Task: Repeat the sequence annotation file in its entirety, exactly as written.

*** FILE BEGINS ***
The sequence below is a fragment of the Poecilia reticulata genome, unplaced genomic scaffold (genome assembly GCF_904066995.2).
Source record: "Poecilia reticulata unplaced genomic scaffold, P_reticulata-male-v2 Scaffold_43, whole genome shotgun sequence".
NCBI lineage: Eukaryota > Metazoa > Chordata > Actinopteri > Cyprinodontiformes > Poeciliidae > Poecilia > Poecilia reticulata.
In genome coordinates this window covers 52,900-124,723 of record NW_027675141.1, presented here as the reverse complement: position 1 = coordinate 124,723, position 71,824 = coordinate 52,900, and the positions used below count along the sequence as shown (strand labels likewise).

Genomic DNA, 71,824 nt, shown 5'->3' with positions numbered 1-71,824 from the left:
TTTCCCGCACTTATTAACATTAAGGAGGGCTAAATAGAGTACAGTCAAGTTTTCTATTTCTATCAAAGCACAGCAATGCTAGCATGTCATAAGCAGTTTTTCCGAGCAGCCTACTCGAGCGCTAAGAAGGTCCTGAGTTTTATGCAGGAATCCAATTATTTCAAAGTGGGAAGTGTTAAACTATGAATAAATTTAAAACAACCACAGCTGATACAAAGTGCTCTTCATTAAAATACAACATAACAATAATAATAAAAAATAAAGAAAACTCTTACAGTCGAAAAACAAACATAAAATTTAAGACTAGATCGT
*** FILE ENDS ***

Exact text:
The sequence below is a fragment of the Poecilia reticulata genome, unplaced genomic scaffold (genome assembly GCF_904066995.2).
Source record: "Poecilia reticulata unplaced genomic scaffold, P_reticulata-male-v2 Scaffold_43, whole genome shotgun sequence".
NCBI lineage: Eukaryota > Metazoa > Chordata > Actinopteri > Cyprinodontiformes > Poeciliidae > Poecilia > Poecilia reticulata.
In genome coordinates this window covers 52,900-124,723 of record NW_027675141.1, presented here as the reverse complement: position 1 = coordinate 124,723, position 71,824 = coordinate 52,900, and the positions used below count along the sequence as shown (strand labels likewise).

Genomic DNA, 71,824 nt, shown 5'->3' with positions numbered 1-71,824 from the left:
TTTCCCGCACTTATTAACATTAAGGAGGGCTAAATAGAGTACAGTCAAGTTTTCTATTTCTATCAAAGCACAGCAATGCTAGCATGTCATAAGCAGTTTTTCCGAGCAGCCTACTCGAGCGCTAAGAAGGTCCTGAGTTTTATGCAGGAATCCAATTATTTCAAAGTGGGAAGTGTTAAACTATGAATAAATTTAAAACAACCACAGCTGATACAAAGTGCTCTTCATTAAAATACAACATAACAATAATAATAAAAAATAAAGAAAACTCTTACAGTCGAAAAACAAACATAAAATTTAAGACTAGATCGT